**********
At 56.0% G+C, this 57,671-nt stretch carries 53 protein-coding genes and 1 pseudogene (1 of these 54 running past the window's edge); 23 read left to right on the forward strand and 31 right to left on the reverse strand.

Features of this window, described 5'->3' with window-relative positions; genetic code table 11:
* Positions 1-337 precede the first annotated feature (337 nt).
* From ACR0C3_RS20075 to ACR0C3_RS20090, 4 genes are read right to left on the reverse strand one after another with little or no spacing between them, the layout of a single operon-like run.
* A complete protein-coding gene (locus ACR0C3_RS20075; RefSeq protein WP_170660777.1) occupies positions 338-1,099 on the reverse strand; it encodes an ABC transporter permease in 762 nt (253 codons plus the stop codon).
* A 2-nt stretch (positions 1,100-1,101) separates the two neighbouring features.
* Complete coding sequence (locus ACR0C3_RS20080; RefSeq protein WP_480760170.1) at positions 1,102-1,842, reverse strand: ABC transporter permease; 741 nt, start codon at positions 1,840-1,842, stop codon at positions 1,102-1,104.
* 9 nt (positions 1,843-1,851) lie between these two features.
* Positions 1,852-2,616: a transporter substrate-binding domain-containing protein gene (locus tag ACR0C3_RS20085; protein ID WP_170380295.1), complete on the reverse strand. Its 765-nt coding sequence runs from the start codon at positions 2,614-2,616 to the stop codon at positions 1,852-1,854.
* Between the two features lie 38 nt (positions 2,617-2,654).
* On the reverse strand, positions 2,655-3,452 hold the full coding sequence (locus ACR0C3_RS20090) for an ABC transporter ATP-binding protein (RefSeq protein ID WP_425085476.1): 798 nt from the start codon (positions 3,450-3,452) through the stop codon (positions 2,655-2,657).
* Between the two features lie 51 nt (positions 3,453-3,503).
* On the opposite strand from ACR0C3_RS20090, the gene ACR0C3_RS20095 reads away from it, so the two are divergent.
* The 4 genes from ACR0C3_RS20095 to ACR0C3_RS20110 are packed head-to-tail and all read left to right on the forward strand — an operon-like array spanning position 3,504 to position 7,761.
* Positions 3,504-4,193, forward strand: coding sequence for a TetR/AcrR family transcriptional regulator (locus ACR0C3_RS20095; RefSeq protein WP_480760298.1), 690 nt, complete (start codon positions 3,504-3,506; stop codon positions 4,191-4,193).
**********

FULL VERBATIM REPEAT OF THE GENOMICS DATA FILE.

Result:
At 56.0% G+C, this 57,671-nt stretch carries 53 protein-coding genes and 1 pseudogene (1 of these 54 running past the window's edge); 23 read left to right on the forward strand and 31 right to left on the reverse strand.

Features of this window, described 5'->3' with window-relative positions; genetic code table 11:
* Positions 1-337 precede the first annotated feature (337 nt).
* From ACR0C3_RS20075 to ACR0C3_RS20090, 4 genes are read right to left on the reverse strand one after another with little or no spacing between them, the layout of a single operon-like run.
* A complete protein-coding gene (locus ACR0C3_RS20075; RefSeq protein WP_170660777.1) occupies positions 338-1,099 on the reverse strand; it encodes an ABC transporter permease in 762 nt (253 codons plus the stop codon).
* A 2-nt stretch (positions 1,100-1,101) separates the two neighbouring features.
* Complete coding sequence (locus ACR0C3_RS20080; RefSeq protein WP_480760170.1) at positions 1,102-1,842, reverse strand: ABC transporter permease; 741 nt, start codon at positions 1,840-1,842, stop codon at positions 1,102-1,104.
* 9 nt (positions 1,843-1,851) lie between these two features.
* Positions 1,852-2,616: a transporter substrate-binding domain-containing protein gene (locus tag ACR0C3_RS20085; protein ID WP_170380295.1), complete on the reverse strand. Its 765-nt coding sequence runs from the start codon at positions 2,614-2,616 to the stop codon at positions 1,852-1,854.
* Between the two features lie 38 nt (positions 2,617-2,654).
* On the reverse strand, positions 2,655-3,452 hold the full coding sequence (locus ACR0C3_RS20090) for an ABC transporter ATP-binding protein (RefSeq protein ID WP_425085476.1): 798 nt from the start codon (positions 3,450-3,452) through the stop codon (positions 2,655-2,657).
* Between the two features lie 51 nt (positions 3,453-3,503).
* On the opposite strand from ACR0C3_RS20090, the gene ACR0C3_RS20095 reads away from it, so the two are divergent.
* The 4 genes from ACR0C3_RS20095 to ACR0C3_RS20110 are packed head-to-tail and all read left to right on the forward strand — an operon-like array spanning position 3,504 to position 7,761.
* Positions 3,504-4,193, forward strand: coding sequence for a TetR/AcrR family transcriptional regulator (locus ACR0C3_RS20095; RefSeq protein WP_480760298.1), 690 nt, complete (start codon positions 3,504-3,506; stop codon positions 4,191-4,193).